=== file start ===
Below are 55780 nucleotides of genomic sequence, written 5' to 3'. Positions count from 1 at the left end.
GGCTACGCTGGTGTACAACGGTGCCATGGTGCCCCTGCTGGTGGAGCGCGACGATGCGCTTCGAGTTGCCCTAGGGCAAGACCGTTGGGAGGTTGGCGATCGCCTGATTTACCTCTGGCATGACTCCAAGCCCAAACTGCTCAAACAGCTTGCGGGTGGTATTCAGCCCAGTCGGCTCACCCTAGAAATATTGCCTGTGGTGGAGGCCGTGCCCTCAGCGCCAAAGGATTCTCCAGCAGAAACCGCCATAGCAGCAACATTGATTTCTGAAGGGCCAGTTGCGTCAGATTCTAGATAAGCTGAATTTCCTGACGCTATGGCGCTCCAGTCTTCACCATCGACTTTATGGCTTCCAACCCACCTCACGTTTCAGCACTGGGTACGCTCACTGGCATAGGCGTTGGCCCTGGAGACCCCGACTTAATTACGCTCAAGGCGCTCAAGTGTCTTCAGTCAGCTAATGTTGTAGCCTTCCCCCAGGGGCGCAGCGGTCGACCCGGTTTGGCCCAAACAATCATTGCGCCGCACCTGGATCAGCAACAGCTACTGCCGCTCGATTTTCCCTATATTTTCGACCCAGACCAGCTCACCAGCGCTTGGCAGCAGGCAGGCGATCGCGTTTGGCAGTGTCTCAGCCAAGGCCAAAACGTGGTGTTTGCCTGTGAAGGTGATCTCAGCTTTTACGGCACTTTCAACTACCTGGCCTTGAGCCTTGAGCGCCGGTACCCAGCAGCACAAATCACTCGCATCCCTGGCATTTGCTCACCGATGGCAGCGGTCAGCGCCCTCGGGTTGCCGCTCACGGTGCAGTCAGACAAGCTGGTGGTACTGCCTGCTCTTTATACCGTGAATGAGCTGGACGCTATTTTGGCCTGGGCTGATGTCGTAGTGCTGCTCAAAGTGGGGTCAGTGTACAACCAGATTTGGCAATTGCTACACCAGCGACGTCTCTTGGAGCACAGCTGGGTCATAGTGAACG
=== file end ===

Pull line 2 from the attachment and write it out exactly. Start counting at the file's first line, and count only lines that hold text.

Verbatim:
GGCTACGCTGGTGTACAACGGTGCCATGGTGCCCCTGCTGGTGGAGCGCGACGATGCGCTTCGAGTTGCCCTAGGGCAAGACCGTTGGGAGGTTGGCGATCGCCTGATTTACCTCTGGCATGACTCCAAGCCCAAACTGCTCAAACAGCTTGCGGGTGGTATTCAGCCCAGTCGGCTCACCCTAGAAATATTGCCTGTGGTGGAGGCCGTGCCCTCAGCGCCAAAGGATTCTCCAGCAGAAACCGCCATAGCAGCAACATTGATTTCTGAAGGGCCAGTTGCGTCAGATTCTAGATAAGCTGAATTTCCTGACGCTATGGCGCTCCAGTCTTCACCATCGACTTTATGGCTTCCAACCCACCTCACGTTTCAGCACTGGGTACGCTCACTGGCATAGGCGTTGGCCCTGGAGACCCCGACTTAATTACGCTCAAGGCGCTCAAGTGTCTTCAGTCAGCTAATGTTGTAGCCTTCCCCCAGGGGCGCAGCGGTCGACCCGGTTTGGCCCAAACAATCATTGCGCCGCACCTGGATCAGCAACAGCTACTGCCGCTCGATTTTCCCTATATTTTCGACCCAGACCAGCTCACCAGCGCTTGGCAGCAGGCAGGCGATCGCGTTTGGCAGTGTCTCAGCCAAGGCCAAAACGTGGTGTTTGCCTGTGAAGGTGATCTCAGCTTTTACGGCACTTTCAACTACCTGGCCTTGAGCCTTGAGCGCCGGTACCCAGCAGCACAAATCACTCGCATCCCTGGCATTTGCTCACCGATGGCAGCGGTCAGCGCCCTCGGGTTGCCGCTCACGGTGCAGTCAGACAAGCTGGTGGTACTGCCTGCTCTTTATACCGTGAATGAGCTGGACGCTATTTTGGCCTGGGCTGATGTCGTAGTGCTGCTCAAAGTGGGGTCAGTGTACAACCAGATTTGGCAATTGCTACACCAGCGACGTCTCTTGGAGCACAGCTGGGTCATAGTGAACG